Many such letters on regulatory matters are signed by multiple senators, sometimes dozens. But in this case Perdue alone wrote and signed the letter. Why Perdue got interested in an obscure tax regulation, which would impact at most only a small set of the richest Americans, is unclear. Perdue was not on the committee that crafted the legislation, making his in-the-weeds lobbying on the arcane regulation unusual, congressional experts said.
Mnuchin ignored Perdue’s advice, but Perdue’s motivation isn’t exactly “unclear.” As ProPublica also noted, the change would have resulted in a windfall for some of his largest donors who have contributed hundreds of thousands to his campaign coffers. In fact, that’s exactly why any sitting senator lobbies for an obscure regulatory change—a small cadre of rich and powerful people stand to benefit handsomely from something that escaped everyone else’s attention.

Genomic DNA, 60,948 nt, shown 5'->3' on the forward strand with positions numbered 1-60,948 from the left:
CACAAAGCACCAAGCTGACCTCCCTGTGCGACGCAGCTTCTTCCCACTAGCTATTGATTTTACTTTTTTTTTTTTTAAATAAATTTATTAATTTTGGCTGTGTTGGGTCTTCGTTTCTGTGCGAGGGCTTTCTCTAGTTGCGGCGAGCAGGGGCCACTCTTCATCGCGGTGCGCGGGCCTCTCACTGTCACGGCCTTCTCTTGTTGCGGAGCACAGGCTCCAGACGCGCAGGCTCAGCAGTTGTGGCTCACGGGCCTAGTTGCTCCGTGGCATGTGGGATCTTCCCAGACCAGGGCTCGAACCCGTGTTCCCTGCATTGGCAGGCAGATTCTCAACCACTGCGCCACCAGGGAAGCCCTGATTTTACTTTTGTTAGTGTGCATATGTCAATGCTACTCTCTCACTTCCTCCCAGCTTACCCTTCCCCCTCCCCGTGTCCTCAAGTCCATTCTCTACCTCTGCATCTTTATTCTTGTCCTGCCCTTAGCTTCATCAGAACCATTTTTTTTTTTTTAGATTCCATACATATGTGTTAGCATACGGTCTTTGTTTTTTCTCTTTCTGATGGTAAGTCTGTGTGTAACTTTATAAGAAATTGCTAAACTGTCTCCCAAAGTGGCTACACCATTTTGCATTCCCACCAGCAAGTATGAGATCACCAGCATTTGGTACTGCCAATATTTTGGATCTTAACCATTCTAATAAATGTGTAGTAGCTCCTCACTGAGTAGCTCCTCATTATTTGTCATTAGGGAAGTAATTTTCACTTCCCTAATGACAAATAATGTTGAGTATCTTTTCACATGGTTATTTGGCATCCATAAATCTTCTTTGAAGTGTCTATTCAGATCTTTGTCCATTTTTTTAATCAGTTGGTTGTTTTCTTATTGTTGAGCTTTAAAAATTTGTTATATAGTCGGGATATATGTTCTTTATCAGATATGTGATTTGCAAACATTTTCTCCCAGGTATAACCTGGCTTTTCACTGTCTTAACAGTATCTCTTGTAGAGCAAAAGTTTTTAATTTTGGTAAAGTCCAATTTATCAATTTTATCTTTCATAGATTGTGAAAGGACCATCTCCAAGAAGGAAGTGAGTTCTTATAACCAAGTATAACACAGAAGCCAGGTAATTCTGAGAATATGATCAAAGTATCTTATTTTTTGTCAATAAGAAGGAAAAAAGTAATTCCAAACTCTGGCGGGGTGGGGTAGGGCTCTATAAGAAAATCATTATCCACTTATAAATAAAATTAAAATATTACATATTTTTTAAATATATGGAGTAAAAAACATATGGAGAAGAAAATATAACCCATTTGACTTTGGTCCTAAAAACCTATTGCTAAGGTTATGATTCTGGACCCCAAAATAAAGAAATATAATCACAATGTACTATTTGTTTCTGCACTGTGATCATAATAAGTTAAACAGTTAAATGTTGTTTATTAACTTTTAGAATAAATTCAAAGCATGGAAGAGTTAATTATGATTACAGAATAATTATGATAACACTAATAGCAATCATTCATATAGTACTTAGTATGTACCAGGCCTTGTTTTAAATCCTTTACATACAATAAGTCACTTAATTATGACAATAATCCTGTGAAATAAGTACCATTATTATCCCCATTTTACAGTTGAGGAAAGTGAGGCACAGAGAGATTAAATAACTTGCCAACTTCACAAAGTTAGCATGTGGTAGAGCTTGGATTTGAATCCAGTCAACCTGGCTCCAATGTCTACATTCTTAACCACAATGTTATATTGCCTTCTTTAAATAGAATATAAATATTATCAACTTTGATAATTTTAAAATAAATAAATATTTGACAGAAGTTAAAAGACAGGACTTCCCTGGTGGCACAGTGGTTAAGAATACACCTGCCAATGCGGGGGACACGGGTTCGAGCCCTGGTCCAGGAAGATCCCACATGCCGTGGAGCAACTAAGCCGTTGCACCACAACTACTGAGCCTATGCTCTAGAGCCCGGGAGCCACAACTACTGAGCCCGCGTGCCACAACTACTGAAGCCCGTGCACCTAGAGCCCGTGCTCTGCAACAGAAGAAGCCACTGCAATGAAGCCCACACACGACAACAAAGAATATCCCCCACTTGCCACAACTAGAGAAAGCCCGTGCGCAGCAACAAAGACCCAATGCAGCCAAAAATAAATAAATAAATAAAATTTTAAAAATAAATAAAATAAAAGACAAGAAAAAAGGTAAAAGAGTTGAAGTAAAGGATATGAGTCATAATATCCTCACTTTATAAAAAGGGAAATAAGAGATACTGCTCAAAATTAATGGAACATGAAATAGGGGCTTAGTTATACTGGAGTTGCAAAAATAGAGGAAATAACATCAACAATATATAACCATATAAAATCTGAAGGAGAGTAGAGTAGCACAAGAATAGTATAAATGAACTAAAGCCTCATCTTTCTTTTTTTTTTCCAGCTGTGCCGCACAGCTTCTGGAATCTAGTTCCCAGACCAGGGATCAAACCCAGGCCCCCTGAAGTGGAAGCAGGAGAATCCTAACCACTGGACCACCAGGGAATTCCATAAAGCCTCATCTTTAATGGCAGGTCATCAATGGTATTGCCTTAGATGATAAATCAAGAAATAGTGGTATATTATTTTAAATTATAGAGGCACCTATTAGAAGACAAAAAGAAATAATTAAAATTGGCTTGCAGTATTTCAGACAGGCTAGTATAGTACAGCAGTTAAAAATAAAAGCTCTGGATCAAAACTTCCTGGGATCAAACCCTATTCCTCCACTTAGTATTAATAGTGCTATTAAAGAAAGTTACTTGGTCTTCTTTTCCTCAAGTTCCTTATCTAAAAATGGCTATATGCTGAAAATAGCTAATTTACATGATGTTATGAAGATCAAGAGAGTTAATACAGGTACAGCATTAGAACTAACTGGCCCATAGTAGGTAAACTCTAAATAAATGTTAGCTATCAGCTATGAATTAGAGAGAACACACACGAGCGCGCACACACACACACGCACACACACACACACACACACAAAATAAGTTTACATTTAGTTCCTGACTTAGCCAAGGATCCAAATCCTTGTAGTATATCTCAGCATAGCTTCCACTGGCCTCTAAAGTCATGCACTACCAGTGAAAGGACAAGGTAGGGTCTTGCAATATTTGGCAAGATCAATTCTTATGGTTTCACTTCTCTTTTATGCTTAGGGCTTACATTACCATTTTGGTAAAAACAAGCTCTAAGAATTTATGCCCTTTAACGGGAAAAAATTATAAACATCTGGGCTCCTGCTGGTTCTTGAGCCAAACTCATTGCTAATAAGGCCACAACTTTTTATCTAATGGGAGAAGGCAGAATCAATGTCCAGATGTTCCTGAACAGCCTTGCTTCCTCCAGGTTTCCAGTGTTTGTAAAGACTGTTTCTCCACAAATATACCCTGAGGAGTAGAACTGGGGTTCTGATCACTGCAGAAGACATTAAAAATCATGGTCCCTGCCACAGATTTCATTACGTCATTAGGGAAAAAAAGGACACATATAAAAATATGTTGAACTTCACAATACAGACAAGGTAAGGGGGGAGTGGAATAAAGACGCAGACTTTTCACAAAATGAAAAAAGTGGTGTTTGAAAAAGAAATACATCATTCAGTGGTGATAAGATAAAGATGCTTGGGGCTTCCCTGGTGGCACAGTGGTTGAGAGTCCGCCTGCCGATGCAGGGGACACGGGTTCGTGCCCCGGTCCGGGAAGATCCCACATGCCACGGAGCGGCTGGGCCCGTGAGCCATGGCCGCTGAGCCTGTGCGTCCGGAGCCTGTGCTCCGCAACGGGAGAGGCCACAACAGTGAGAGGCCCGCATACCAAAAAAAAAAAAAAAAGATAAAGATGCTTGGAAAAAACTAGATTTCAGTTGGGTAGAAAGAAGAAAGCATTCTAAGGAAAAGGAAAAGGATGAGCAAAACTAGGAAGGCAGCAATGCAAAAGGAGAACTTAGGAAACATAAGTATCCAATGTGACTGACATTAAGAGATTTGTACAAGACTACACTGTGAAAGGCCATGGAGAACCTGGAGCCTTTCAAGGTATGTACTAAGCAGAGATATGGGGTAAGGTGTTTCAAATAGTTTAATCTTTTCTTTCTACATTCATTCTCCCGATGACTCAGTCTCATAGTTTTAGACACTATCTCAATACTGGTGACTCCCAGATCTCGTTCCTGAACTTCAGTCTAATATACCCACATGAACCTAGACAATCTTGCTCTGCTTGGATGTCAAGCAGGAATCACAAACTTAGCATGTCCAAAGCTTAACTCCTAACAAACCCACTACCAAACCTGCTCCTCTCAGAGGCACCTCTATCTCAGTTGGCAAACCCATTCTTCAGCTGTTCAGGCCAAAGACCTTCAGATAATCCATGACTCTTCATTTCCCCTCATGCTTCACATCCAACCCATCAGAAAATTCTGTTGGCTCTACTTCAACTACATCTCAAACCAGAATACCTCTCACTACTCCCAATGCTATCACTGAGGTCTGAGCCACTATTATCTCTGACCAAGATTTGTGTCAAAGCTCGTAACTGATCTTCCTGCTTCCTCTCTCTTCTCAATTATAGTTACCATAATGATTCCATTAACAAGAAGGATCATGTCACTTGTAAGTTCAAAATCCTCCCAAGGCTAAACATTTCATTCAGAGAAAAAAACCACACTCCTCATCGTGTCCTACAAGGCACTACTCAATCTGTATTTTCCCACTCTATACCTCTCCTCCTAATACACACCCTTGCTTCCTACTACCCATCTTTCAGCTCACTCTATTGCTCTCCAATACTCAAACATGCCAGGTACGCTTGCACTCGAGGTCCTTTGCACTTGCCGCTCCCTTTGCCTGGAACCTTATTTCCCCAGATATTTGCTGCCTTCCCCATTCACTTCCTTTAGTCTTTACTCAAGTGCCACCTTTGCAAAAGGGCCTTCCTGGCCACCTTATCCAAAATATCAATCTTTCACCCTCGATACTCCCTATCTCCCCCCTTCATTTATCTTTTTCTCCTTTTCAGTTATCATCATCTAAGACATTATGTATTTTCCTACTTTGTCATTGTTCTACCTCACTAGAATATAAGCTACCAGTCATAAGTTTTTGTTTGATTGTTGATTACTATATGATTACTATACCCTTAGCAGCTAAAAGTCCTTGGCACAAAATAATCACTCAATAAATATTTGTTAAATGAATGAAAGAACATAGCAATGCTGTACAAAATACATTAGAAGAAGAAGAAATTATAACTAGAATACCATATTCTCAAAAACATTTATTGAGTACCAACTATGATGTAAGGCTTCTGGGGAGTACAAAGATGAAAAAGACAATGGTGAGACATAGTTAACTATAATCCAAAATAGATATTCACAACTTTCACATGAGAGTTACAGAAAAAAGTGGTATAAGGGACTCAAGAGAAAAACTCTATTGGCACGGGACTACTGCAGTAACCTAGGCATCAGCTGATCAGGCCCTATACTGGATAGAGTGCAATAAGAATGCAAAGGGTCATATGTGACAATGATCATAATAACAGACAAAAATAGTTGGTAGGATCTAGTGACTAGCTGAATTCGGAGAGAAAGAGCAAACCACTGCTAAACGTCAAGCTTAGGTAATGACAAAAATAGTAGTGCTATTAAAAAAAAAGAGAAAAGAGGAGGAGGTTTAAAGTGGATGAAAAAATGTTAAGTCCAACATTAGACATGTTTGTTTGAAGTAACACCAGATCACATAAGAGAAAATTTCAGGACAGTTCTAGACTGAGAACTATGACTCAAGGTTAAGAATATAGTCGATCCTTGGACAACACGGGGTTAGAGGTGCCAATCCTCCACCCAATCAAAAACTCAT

But in this case, it just so happens that Perdue’s fellow Republican senator stood to benefit as well since Loeffler co-owns Atlanta’s WNBA team, the Dream. Before being appointed to her current post in late 2019, Loeffler had donated generously to Perdue. They really are two peas in a pod.
Shockingly, Perdue’s office declined to answer questions about his lonely effort to benefit a very narrow pool of people who also happen to be his benefactors. In fact, of late, Perdue essentially isn’t taking questions of any kind, whether they come via press inquiries or debate appearances. As his last debate with Democratic rival Jon Ossoff proved, there’s no good rationale for Perdue’s actions other than rank corruption. Perdue has decided to simply forgo any subsequent debates going forward.